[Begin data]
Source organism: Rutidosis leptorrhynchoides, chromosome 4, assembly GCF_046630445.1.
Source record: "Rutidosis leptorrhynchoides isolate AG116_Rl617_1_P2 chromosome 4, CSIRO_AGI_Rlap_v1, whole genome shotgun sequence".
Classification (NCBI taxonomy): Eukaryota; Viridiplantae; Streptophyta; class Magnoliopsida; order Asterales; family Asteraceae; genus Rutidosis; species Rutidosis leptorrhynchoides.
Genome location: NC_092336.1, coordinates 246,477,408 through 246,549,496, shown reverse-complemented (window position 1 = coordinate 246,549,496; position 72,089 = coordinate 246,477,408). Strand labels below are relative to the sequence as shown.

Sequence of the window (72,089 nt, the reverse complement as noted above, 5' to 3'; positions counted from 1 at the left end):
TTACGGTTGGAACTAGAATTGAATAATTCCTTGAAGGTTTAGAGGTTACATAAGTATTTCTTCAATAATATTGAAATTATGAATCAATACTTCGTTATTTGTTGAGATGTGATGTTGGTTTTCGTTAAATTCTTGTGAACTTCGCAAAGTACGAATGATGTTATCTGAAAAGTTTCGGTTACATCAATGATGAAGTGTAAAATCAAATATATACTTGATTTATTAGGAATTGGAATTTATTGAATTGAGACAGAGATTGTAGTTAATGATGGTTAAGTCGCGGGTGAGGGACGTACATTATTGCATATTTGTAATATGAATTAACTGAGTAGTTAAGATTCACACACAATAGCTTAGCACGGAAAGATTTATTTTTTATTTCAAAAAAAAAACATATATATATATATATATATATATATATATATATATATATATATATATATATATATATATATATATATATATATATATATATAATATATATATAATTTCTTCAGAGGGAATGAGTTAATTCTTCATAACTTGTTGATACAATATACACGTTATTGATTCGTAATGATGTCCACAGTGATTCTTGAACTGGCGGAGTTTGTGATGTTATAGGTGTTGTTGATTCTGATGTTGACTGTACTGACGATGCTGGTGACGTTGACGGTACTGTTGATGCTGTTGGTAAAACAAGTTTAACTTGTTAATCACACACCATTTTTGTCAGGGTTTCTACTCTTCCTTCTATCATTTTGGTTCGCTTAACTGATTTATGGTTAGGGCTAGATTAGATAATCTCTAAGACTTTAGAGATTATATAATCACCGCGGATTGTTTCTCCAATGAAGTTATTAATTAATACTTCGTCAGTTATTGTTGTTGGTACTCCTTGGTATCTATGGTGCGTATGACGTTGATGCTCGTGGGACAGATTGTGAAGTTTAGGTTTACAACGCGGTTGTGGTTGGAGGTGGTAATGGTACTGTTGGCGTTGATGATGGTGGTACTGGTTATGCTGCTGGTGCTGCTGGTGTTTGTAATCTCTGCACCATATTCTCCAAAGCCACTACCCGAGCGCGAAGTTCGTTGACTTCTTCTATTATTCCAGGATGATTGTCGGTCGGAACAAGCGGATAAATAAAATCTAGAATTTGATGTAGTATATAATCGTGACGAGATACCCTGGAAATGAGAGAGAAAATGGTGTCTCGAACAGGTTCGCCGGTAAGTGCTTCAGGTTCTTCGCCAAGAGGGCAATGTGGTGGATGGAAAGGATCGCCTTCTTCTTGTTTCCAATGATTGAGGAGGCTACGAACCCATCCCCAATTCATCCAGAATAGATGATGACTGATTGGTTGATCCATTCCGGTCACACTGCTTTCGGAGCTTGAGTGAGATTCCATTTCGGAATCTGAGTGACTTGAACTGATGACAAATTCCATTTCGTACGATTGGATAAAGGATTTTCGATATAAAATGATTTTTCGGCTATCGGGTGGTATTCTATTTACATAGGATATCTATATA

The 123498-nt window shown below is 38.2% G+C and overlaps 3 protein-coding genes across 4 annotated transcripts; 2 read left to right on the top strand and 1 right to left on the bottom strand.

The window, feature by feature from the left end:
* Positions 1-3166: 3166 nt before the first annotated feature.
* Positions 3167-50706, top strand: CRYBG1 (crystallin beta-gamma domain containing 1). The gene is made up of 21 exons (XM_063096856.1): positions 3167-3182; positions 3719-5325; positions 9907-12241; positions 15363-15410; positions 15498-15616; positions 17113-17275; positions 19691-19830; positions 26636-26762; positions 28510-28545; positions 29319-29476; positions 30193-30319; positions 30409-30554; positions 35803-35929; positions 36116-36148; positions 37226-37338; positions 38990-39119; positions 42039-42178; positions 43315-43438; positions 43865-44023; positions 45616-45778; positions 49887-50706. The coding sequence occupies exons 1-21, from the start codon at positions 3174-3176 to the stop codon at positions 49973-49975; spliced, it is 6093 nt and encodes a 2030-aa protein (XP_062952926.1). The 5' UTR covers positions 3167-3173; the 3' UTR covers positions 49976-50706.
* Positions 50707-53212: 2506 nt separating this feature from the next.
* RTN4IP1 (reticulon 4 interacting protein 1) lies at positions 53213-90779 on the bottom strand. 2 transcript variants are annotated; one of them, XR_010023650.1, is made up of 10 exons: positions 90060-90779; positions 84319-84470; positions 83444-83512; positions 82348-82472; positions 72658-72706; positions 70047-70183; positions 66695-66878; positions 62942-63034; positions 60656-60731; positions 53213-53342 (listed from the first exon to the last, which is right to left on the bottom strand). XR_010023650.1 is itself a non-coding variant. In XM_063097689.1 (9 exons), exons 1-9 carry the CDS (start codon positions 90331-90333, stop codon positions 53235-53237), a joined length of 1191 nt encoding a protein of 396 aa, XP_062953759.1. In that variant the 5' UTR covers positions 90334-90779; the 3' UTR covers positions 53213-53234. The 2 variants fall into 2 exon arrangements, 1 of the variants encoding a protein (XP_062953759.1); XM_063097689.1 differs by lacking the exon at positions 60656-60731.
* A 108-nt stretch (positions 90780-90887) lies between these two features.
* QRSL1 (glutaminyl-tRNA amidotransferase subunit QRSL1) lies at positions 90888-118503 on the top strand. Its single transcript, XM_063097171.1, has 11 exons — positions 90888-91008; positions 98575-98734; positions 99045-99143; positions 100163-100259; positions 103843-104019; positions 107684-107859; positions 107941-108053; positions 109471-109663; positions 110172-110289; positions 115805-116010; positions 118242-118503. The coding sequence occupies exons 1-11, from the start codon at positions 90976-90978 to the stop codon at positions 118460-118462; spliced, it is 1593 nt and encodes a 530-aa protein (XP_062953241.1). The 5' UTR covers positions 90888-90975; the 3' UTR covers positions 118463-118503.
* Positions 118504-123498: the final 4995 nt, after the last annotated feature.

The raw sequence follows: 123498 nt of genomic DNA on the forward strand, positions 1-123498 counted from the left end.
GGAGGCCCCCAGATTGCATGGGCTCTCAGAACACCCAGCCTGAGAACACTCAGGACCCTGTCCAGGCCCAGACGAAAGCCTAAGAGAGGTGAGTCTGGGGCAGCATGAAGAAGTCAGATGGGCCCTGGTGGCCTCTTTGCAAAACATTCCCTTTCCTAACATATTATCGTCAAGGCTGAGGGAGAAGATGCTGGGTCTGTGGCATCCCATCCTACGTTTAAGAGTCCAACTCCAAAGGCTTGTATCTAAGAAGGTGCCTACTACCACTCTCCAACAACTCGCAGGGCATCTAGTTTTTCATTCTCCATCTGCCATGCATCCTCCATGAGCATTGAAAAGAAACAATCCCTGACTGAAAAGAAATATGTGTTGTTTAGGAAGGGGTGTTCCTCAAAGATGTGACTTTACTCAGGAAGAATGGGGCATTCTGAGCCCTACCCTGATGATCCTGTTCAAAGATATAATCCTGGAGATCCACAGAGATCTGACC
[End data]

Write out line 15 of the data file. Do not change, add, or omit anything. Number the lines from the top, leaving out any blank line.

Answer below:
* Positions 118504-123498: the final 4995 nt, after the last annotated feature.